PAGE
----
How the Vote Was Won - October 01 - October 02, 2020

College of Charleston Department of Theatre and Dance


How the Vote Was Won was originally written in the year 1909 in support of British women’s suffrage, which hadn’t been achieved yet. Unearthing this historical play gives us a chance to celebrate two milestones that are significant for our time: the (belated) 100th anniversary of their victory in Britain, and the 100th anniversary of the 19th amendment being passed here in the United States. When Dr. Kattwinkel connected the women’s struggles with the current number of eligible citizens who don’t vote by remarking that we shouldn’t waste our hard-earned votes, I was quite intrigued. As a religious studies student, I’ve had to deeply immerse myself in history, and honestly, there’s been no more exciting time to do so than to research the historical aspects behind this message and make positive contributions to our society at the same time. I’ve thus created a series of PSAs to go with the show to encourage people to vote, as well as the play’s blog at and sheets with my annotations of the play to share other relevant material like the history behind the women’s suffrage movement.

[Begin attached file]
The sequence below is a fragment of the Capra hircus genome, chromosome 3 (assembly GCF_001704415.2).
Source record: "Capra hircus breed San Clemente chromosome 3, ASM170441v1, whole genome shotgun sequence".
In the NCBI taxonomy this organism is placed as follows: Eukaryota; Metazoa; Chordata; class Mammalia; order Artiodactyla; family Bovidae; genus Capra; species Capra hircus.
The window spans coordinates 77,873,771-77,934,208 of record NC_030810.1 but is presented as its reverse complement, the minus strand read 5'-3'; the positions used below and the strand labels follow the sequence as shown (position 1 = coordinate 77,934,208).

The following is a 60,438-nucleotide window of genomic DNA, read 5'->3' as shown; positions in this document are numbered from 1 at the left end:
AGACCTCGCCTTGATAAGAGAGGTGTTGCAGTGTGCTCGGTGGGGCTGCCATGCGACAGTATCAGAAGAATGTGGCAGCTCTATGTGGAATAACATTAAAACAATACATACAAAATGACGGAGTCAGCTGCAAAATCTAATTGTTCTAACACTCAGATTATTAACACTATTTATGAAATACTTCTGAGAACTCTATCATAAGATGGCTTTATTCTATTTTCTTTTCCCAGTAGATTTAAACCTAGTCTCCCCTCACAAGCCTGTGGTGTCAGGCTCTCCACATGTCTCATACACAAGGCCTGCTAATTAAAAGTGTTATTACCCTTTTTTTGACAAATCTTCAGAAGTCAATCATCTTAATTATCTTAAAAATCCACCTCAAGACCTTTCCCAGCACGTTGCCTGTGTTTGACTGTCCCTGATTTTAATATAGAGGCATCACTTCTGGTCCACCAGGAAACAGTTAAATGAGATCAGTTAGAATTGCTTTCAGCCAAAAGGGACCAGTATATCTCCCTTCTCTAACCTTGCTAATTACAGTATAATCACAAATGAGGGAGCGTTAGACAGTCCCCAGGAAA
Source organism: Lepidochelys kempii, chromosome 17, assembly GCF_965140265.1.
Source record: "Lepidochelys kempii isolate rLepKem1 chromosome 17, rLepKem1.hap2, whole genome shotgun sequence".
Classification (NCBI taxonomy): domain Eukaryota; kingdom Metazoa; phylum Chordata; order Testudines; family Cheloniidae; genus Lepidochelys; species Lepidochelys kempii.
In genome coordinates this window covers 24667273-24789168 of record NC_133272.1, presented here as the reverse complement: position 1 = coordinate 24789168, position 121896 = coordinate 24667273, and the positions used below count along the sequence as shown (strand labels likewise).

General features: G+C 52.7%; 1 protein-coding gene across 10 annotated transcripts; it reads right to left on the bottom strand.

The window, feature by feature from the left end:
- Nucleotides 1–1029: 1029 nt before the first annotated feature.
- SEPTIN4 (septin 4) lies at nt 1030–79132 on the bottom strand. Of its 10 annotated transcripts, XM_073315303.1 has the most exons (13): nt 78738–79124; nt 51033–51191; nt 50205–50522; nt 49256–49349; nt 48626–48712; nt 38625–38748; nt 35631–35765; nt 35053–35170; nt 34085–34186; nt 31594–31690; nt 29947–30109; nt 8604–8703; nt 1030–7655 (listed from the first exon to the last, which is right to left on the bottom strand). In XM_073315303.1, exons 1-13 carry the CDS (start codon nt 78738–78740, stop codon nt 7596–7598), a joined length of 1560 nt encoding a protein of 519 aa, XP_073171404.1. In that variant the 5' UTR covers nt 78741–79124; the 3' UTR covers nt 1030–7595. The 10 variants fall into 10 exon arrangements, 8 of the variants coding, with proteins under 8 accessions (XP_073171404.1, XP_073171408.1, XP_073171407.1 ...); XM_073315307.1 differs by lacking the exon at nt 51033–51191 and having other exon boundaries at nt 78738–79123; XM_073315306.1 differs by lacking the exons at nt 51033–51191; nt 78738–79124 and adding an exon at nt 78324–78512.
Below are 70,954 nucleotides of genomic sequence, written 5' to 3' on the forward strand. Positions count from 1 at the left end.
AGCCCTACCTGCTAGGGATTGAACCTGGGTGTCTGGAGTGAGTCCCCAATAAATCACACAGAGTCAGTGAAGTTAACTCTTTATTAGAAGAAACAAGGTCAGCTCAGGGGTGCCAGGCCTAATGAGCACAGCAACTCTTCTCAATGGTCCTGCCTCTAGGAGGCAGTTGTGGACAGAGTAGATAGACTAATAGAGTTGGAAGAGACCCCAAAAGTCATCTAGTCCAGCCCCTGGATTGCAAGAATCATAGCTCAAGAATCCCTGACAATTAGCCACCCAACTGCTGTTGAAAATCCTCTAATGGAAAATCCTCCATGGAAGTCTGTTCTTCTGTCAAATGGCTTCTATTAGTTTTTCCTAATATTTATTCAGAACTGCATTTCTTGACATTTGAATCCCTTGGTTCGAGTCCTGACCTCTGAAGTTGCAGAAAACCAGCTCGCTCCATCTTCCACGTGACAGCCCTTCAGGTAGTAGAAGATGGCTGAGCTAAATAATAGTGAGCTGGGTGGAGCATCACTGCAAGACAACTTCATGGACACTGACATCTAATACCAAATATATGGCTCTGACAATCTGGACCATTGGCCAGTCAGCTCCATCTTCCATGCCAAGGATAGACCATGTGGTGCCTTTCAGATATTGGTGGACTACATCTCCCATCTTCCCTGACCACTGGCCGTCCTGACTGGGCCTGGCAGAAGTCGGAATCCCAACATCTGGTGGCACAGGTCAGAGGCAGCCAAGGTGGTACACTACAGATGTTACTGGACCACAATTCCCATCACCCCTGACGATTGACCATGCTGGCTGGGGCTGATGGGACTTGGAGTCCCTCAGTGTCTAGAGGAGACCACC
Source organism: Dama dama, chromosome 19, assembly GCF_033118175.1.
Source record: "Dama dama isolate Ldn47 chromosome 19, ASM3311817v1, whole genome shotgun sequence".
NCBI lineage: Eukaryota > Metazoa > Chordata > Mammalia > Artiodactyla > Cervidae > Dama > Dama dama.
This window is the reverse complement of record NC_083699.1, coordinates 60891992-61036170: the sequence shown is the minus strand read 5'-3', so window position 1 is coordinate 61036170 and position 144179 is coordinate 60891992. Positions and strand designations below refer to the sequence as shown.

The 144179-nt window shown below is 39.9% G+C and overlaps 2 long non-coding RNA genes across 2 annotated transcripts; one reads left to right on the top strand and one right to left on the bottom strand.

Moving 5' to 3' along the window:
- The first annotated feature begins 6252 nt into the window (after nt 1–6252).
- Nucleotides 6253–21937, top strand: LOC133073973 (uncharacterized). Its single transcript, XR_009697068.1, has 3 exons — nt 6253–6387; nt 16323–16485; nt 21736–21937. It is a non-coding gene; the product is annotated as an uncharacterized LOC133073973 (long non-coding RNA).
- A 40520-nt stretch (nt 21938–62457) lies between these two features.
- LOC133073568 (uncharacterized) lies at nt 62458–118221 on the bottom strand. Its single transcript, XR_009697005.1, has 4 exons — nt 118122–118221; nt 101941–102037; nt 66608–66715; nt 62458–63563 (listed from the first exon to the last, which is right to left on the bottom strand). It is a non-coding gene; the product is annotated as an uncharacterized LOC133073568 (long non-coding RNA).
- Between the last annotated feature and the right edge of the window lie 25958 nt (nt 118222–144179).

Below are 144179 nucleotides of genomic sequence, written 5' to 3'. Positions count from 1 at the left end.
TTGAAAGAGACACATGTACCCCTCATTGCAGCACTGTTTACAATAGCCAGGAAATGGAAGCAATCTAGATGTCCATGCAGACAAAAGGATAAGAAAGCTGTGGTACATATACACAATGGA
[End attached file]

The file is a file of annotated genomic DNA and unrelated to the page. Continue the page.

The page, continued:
Speaking of annotations, the play, being from the Edwardian era, contains some words that are both chiefly British and dated that I'd like to explain for you. In order, these include:


  • Guardians: Boards of Guardians, in the UK, were authorities who administered workhouses for dependents and enforced the Poor Law for poverty relief.
  • Object lesson: the use of a physical object, action, or situation as a lesson.
  • Dreadnought: a British type of battleship introduced around 1906 and especially used in the WWI era, noted for its large-caliber guns.
  • Footer matches: “Footer” being short for football, which we would call soccer.
  • Charwoman: a woman employed to clean houses or offices (British, dated).
  • Tuppence: two pence.
  • Fagged: tired (British).
  • Rot: nonsense (British).
  • Bounder: a dishonorable man (British, dated).
  • Hullo: a British spelling of hello, used as an exclamation of surprise.
  • What ho: an expression used to attract attention (British, colloquial, dated).
  • Locus standi: a right to be heard (before a court or otherwise).


Our hope is that you’ll be fascinated, amazed, and inspired by this masterpiece.

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